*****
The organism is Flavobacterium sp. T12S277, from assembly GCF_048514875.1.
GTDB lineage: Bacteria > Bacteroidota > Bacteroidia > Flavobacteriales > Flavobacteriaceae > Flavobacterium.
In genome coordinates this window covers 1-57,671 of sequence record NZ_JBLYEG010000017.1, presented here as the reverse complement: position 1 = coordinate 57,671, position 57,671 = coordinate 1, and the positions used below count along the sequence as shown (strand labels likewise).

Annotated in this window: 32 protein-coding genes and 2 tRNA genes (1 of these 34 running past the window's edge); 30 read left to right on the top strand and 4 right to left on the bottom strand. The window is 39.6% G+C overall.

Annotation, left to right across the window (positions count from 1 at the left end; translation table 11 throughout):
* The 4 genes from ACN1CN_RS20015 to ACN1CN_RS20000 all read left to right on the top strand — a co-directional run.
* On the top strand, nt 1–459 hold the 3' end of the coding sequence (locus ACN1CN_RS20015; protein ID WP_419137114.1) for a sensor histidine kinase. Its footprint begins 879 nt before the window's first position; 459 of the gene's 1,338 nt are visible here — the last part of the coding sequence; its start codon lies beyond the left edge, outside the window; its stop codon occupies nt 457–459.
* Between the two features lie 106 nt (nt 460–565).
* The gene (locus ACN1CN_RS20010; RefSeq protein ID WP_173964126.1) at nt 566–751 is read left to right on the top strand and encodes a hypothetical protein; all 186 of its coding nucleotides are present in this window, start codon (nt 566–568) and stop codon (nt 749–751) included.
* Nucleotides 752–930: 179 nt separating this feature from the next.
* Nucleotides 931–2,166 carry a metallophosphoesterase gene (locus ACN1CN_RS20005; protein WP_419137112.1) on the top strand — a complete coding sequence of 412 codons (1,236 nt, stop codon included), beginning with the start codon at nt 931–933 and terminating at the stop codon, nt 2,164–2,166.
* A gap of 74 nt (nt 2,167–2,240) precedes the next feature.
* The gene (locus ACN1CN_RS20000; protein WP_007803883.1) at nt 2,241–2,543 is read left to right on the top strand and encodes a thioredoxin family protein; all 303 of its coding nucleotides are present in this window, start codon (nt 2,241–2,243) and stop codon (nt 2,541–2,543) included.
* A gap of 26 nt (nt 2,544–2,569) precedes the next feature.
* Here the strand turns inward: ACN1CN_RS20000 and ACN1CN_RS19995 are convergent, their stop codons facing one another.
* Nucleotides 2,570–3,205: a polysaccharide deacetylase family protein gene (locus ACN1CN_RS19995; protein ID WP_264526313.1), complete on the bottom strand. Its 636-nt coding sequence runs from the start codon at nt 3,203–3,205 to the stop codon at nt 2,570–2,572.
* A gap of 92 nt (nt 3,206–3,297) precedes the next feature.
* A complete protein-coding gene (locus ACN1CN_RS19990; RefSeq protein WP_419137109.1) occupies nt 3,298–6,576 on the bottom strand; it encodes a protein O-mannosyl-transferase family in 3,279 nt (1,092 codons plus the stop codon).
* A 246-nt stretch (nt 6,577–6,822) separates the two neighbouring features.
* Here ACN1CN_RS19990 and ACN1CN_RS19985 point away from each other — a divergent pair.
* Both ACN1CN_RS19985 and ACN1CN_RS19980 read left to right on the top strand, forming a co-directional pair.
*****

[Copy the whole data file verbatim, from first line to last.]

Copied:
The organism is Flavobacterium sp. T12S277, from assembly GCF_048514875.1.
GTDB lineage: Bacteria > Bacteroidota > Bacteroidia > Flavobacteriales > Flavobacteriaceae > Flavobacterium.
In genome coordinates this window covers 1-57,671 of sequence record NZ_JBLYEG010000017.1, presented here as the reverse complement: position 1 = coordinate 57,671, position 57,671 = coordinate 1, and the positions used below count along the sequence as shown (strand labels likewise).

Annotated in this window: 32 protein-coding genes and 2 tRNA genes (1 of these 34 running past the window's edge); 30 read left to right on the top strand and 4 right to left on the bottom strand. The window is 39.6% G+C overall.

Annotation, left to right across the window (positions count from 1 at the left end; translation table 11 throughout):
* The 4 genes from ACN1CN_RS20015 to ACN1CN_RS20000 all read left to right on the top strand — a co-directional run.
* On the top strand, nt 1–459 hold the 3' end of the coding sequence (locus ACN1CN_RS20015; protein ID WP_419137114.1) for a sensor histidine kinase. Its footprint begins 879 nt before the window's first position; 459 of the gene's 1,338 nt are visible here — the last part of the coding sequence; its start codon lies beyond the left edge, outside the window; its stop codon occupies nt 457–459.
* Between the two features lie 106 nt (nt 460–565).
* The gene (locus ACN1CN_RS20010; RefSeq protein ID WP_173964126.1) at nt 566–751 is read left to right on the top strand and encodes a hypothetical protein; all 186 of its coding nucleotides are present in this window, start codon (nt 566–568) and stop codon (nt 749–751) included.
* Nucleotides 752–930: 179 nt separating this feature from the next.
* Nucleotides 931–2,166 carry a metallophosphoesterase gene (locus ACN1CN_RS20005; protein WP_419137112.1) on the top strand — a complete coding sequence of 412 codons (1,236 nt, stop codon included), beginning with the start codon at nt 931–933 and terminating at the stop codon, nt 2,164–2,166.
* A gap of 74 nt (nt 2,167–2,240) precedes the next feature.
* The gene (locus ACN1CN_RS20000; protein WP_007803883.1) at nt 2,241–2,543 is read left to right on the top strand and encodes a thioredoxin family protein; all 303 of its coding nucleotides are present in this window, start codon (nt 2,241–2,243) and stop codon (nt 2,541–2,543) included.
* A gap of 26 nt (nt 2,544–2,569) precedes the next feature.
* Here the strand turns inward: ACN1CN_RS20000 and ACN1CN_RS19995 are convergent, their stop codons facing one another.
* Nucleotides 2,570–3,205: a polysaccharide deacetylase family protein gene (locus ACN1CN_RS19995; protein ID WP_264526313.1), complete on the bottom strand. Its 636-nt coding sequence runs from the start codon at nt 3,203–3,205 to the stop codon at nt 2,570–2,572.
* A gap of 92 nt (nt 3,206–3,297) precedes the next feature.
* A complete protein-coding gene (locus ACN1CN_RS19990; RefSeq protein WP_419137109.1) occupies nt 3,298–6,576 on the bottom strand; it encodes a protein O-mannosyl-transferase family in 3,279 nt (1,092 codons plus the stop codon).
* A 246-nt stretch (nt 6,577–6,822) separates the two neighbouring features.
* Here ACN1CN_RS19990 and ACN1CN_RS19985 point away from each other — a divergent pair.
* Both ACN1CN_RS19985 and ACN1CN_RS19980 read left to right on the top strand, forming a co-directional pair.